Montemayor's Diana

Page 289

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Come Stela then out of thy watry brooke
And see how I am staying for thee heere,
To my request vouchsafe a gracious looke,
Calling vpon thee with most heauie cheere:
Yet thy disdaine (as I hope for the best)
Will not deny my pitifull request,
When that thou know’st my wealth without compare,
My selfe of person nimble, stout and faire:
I did behold my selfe not long agoe
Within a fountaine cleerer then the skie,
I view’d my selfe from top vnto the toe,
And without doubt my person pleasd mine eie:
Your Iupiter, and euery heauenly creature
Enuies my stature, and my comely feature:
Your mightie God, to whom you sacrifice,
And honour so, whose Godhead I despise.
Behold againe what curled lockes of haire
Falling vpon my shoulders, and my face,
And goodly beard doth make me seeme so faire,
And to my person giues a manly grace.
Thinke that my body is not foule therefore,
Bicause of bristled haire it hath such store.
Foule is the tree when Autumnes course bereaues
Her boughes of fruit, of greene, and comely leaues.
How lookes the horse that hath no crest, or maine,
Nor bushie taile to grace his body foorth;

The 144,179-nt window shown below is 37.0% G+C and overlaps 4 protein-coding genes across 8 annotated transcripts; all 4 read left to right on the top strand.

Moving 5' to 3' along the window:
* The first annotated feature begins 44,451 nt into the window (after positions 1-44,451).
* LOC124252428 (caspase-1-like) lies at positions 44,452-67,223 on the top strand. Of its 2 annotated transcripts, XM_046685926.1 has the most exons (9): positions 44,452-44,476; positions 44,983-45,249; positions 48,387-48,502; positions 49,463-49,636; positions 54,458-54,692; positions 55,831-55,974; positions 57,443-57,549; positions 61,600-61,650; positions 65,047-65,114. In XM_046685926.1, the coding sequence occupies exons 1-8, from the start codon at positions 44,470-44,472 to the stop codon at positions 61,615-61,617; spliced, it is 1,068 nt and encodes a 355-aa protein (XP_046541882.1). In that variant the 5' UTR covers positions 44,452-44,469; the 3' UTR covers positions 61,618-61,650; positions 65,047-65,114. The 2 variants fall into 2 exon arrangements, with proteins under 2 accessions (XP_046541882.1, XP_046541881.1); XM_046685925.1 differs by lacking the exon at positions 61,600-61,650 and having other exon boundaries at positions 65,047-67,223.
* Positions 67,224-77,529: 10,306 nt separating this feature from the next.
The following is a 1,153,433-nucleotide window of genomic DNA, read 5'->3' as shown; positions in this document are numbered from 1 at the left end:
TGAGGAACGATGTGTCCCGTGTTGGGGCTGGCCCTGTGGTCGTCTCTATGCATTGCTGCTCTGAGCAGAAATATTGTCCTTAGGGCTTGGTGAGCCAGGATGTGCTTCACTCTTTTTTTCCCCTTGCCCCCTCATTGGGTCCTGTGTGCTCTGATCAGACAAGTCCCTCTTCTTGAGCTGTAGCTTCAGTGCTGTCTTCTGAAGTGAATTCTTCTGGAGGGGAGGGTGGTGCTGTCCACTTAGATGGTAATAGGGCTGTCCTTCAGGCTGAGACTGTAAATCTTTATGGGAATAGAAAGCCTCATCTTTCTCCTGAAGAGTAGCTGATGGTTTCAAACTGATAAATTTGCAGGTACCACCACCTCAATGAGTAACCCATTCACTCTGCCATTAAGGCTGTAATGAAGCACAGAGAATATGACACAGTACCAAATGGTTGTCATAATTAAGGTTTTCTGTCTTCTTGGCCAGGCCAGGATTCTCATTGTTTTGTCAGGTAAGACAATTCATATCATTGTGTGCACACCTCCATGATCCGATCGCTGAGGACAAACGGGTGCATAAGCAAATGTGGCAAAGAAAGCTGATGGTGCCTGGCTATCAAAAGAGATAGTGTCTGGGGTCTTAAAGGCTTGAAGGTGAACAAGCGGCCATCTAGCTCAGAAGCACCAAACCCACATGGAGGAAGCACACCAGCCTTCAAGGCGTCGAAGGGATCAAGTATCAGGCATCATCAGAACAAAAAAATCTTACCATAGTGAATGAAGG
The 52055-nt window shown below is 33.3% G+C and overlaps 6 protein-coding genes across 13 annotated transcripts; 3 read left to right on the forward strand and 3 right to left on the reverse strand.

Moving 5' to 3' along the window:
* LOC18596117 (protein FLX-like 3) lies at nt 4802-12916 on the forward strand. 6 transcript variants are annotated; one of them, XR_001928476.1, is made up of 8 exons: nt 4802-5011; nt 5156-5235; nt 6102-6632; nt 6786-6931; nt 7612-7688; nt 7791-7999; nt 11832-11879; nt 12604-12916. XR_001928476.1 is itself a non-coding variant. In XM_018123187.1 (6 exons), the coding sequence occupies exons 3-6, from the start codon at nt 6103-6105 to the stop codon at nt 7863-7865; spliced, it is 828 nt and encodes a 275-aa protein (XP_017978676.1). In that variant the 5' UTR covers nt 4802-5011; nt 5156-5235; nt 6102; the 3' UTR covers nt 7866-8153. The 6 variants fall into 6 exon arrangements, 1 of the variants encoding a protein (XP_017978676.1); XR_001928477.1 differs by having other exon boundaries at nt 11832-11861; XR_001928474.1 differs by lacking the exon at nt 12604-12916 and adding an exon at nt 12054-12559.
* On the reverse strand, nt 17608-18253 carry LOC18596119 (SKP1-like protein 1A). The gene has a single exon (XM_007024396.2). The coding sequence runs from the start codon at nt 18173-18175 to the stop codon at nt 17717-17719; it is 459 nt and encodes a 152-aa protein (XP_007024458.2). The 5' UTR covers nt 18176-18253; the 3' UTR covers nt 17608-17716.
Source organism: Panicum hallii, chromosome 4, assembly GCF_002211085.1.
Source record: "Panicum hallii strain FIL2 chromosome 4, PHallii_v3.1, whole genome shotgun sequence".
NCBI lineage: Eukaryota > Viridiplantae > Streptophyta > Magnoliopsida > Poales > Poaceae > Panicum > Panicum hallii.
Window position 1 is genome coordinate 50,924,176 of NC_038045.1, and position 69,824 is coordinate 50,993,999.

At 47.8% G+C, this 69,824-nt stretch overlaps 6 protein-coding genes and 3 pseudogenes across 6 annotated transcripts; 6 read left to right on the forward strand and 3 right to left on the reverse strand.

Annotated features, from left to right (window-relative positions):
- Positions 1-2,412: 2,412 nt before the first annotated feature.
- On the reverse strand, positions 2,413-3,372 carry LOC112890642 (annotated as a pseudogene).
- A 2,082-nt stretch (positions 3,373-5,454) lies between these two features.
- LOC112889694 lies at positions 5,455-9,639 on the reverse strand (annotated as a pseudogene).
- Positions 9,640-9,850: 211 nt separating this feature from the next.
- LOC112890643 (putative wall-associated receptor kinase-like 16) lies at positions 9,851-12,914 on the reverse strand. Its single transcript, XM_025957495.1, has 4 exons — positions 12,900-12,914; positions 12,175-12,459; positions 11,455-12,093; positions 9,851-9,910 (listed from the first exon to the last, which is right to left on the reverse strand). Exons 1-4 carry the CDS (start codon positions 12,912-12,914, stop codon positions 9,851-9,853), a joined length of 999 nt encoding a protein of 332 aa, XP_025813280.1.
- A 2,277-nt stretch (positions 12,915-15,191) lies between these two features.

How lookes the hauke that hath no wings, nor traine,
Faire is the wooll of sheepe and mickle woorth.
The man lookes bald that hath no comely beard,
And as with sprites he had beene lately feard:
Then foule I am not with my beard, and haire,
Since with the same I am more perfect faire.
Besides all this I come of no base blood,
For God Syluanus is my noble Sire:
Thy father he shall be, if thou thinke good;
Then pitie me, and graunt me my desire:
Harke then to me, scorne not to see my paine,
Let not my sighes and teares be spent in vaine:
Onely of thee, and humbly I doe craue
Of this poore wretch some pitie now to haue.
I which doe scorne the furious thunder blowe
Of Iupiter, and other Gods despise,
Thee, Stela, for my Goddesse I doe knowe,


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